match stm with
    | CompoundStm (s1, s2) -> max (maxargs s1) (maxargs s2)
    | AssignStm (_, e) -> maxargs_exp e
    | PrintStm l -> let max_aux i e = max i (maxargs_exp e)
                    in let maxsub = List.fold_left max_aux  0 l
                    in max (List.length l) maxsub
and maxargs_exp exp =
  match exp with
    | IdExp _ -> 0
    | NumExp _ -> 0
    | OpExp (e1, _, e2) -> max (maxargs_exp e1) (maxargs_exp e2)
    | EseqExp (s, e) -> max (maxargs s) (maxargs_exp e)
 
 
(* 2: interpreter *)
type table = (id * int) list 
 
let rec lookup id env =
  match env with
    | [] -> raise Not_found
    | (x,v)::_ when x = id -> v
    | _::p -> lookup id p 
 
let set x v env = (x, v) :: env
 
let apply op v1 v2 = 
  match op with
    | Plus -> v1 + v2
    | Minus -> v1 - v2
    | Times -> v1 * v2
    | Div -> v1 / v2
 
let rec interp_stm expr env =
  match expr with 
    | CompoundStm (s1, s2) -> let env' = interp_stm s1 env
                              in interp_stm s2 env'
    | AssignStm (id, expr') -> let res, env' = interp_exp expr' env
                               in set id res env
    | PrintStm exprs -> 
      let print_exp env exp = 
        let v, env' = interp_exp exp env
        in print_string (string_of_int v ^ " "); env'   
      in let env' = List.fold_left print_exp env exprs
         in print_string "\n"; env'
 
and interp_exp expr env = 
  match expr with
    | IdExp id -> lookup id env, env 
    | NumExp n -> n, env
    | OpExp (e1, op , e2) -> let v1, env1 = interp_exp e1 env
                             in let v2, env2 = interp_exp e2 env1
                                in apply op v1 v2, env2
    | EseqExp (s, e) -> let env' = interp_stm s env 
                        in interp_exp e env'
 
let _ = 
  print_endline (string_of_int (maxargs prog)); (* => 2 *)
  interp_stm prog []                            (* => 8 7\n 80 *)

Set ADT in OCaml

In chapter 2 of Okasaki’s book, ML’s module system is used to implement an abstract polymorphic Set datatype. We parameterize our set implementation over a “comparable” interface that the set elements must implement.

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(* "comparable" interface *)
module type Ord =
sig
  type t
  val lt : t -> t -> bool
  val lte : t -> t -> bool
  val eq : t -> t -> bool
end
 
(* implementation of Ord for integers *)
module IntOrd : Ord with type t = int =
struct
  type t = int
  let lt = (<)
  let lte = (<=)
  let eq = (=)
end
 
(* Set interface *)
module type Set =
sig
  (* abstract element and set type *)         
  type elem 
  type set  
  (* set operations *)
  val empty : set
  val insert : elem -> set -> set
  val member : elem -> set -> bool
end
 
(* implementation of a set paramterized over Ord *)
module UnbalSet(Elt : Ord) : Set with type elem = Elt.t =
struct
  type elem = Elt.t
  type 'a tree = 
      Leaf 
    | Node of 'a tree * 'a * 'a tree
  type set = elem tree 
 
  let empty = Leaf
  let rec insert x = function
      Leaf -> Node (Leaf, x, Leaf)
    | Node (a, y, b) as s -> 
        if Elt.lt x y then Node (insert x a, y, b)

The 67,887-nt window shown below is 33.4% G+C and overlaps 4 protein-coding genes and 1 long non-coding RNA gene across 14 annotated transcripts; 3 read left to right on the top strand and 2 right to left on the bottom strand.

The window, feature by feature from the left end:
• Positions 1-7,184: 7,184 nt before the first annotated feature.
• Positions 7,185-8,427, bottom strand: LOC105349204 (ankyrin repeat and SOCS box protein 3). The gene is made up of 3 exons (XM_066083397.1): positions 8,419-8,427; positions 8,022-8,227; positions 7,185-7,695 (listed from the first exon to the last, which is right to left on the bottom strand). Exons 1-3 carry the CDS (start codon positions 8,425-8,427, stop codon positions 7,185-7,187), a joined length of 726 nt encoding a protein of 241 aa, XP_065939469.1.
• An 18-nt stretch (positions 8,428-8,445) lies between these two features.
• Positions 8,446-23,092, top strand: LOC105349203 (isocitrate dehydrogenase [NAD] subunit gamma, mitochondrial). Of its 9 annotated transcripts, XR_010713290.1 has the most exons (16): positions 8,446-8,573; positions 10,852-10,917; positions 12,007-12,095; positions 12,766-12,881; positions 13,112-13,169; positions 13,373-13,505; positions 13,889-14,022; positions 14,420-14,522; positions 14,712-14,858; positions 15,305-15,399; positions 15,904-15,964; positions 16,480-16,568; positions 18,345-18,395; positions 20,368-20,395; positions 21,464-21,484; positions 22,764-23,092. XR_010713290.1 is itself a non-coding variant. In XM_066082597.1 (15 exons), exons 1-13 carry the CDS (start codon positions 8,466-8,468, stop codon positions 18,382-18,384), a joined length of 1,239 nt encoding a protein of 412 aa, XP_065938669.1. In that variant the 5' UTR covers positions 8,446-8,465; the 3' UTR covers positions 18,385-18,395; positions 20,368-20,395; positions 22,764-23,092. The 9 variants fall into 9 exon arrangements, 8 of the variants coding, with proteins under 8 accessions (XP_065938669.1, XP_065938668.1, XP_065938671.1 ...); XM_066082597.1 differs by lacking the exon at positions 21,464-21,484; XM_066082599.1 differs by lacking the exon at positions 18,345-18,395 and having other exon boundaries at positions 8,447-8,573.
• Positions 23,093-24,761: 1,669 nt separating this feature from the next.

else if Elt.lt y x then Node (a, y, insert x b) 
        else s
 
  let rec member x = function
      Leaf -> false
    | Node (a, y, b) ->
        if Elt.lt x y then member x a               (* two comparisons *)
        else if Elt.lt y x then member x b
        else true
end
 
(* instanciation of a set of comparable integers *)
module IntSet = UnbalSet(IntOrd)

Exercise 2.1 asks to optimize the member operation, by assuming that equality is uncommon we can mostly get away with only one comparison, comparing for equality only when we reached the end of a branch (worst case is now d+1 instead of 2*d comparisons, where d is the depth of the tree):

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module type Ord =
sig
  type t
  val lt : t -> t -> bool
  val lte : t -> t -> bool
  val eq : t -> t -> bool
end
 
module IntOrd : Ord with type t = int =
struct
  type t = int
  let lt = (<)
  let lte = (<=)
  let eq = (=)
end
 
module type Set =
sig
  type elem
  type set
  val empty : set
  val insert : elem -> set -> set
  val member : elem -> set -> bool
end
 
module UnbalSet(Elt : Ord) : Set with type elem = Elt.t =
struct
  type elem = Elt.t
  type 'a tree = 
      Leaf 
    | Node of 'a tree * 'a * 'a tree
  type set = elem tree 
 
  let empty = Leaf
  let rec insert x = function
      Leaf -> Node (Leaf, x, Leaf)
    | Node (a, y, b) as s -> 
        if Elt.lt x y then Node (insert x a, y, b)
        else if Elt.lt y x then Node (a, y, insert x b) 
        else s
 
  let member x s = 
    let rec member_aux x s z =
      match s with
          Leaf -> x = z  (* comparing for equality when reaching a leaf *)
        | Node(a, y, b) -> 
            if Elt.lt x y then member_aux x a z   (* only one comparison *)
            else member_aux x b y
    in
      match s with
          Leaf -> false
        | Node(_, y, _) -> member_aux x s y             
end
 
module IntSet = UnbalSet(IntOrd)

Loops and state with pure functions

How would you write a loop in Python without ‘for/while’ ?

this:

i = 0
while i < 10:
   print i
   i = i +1

can be replaced by a recursive function like this:

def f(i):
   if i < 10: 
       print i
       f(i+1)
 
f(0)

In fact we can do to other variables what we’ve just done with the loop counter i, use a function parameter to pass new values